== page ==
Fannie Mae’s serious delinquency rate climbed to a high not seen since March 2017, but remained lower than it was 12 months prior, according to the agency’s latest monthly report.
The share of single-family loans with serious delinquencies was 1.12% in November 2017, up from 1.01% the previous month. In November 2016, Fannie’s serious delinquency rate was 1.23%.
For loans originated in 2004 or earlier, the serious delinquency rate in November 2017 was 3.05%, up from 2.82% in October 2017 and November 2016.
The serious delinquency rate for loans originated between 2005 and 2008 was 6.26%, up from 5.91% in October 2017, but down from 6.47% in November 2016.
Loans originated between 2009 and 2017 had a serious delinquency rate of 0.42%, up from 0.35% in November 2016 and from 0.33% in October 2017.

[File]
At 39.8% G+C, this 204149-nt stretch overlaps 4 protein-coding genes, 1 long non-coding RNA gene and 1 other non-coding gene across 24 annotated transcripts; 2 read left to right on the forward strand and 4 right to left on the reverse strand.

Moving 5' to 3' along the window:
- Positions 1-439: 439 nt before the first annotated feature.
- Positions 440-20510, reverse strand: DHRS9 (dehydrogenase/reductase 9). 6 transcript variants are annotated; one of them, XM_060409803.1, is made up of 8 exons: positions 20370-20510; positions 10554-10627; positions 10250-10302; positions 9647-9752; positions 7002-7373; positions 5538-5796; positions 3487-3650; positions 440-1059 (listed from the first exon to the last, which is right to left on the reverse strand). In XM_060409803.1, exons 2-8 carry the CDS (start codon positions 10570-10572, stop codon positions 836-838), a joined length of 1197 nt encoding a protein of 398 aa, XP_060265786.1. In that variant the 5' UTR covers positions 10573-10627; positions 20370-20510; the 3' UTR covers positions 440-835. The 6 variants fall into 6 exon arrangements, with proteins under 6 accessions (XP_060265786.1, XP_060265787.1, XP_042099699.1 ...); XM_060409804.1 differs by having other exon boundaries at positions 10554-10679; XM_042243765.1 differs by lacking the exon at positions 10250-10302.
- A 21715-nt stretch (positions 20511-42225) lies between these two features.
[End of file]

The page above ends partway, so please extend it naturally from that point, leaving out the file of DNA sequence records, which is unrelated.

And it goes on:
Fannie’s serious delinquency rate rose compared to the previous month regardless of whether loans had credit protection from mortgage insurance or were referenced by credit risk transfer deals. But only credit risk transfer deal loans registered higher serious delinquency rates than in November 2016.
Credit risk transfer deal loans had a serious delinquency rate of 0.27% in November 2017, up from 0.18% the previous month and 0.15% in November 2016.
Mortgages with primary mortgage insurance had a 1.76% serious delinquency rate in November 2017, up from 1.06% the previous month, but down from 2.21% in November 2016.
Loans that didn’t have any credit enhancement had a serious delinquency rate of 1.17% in November 2017. This marked an increase from 1.06% the previous month, but was lower than in November 2016, when the serious delinquency rate was 1.19%.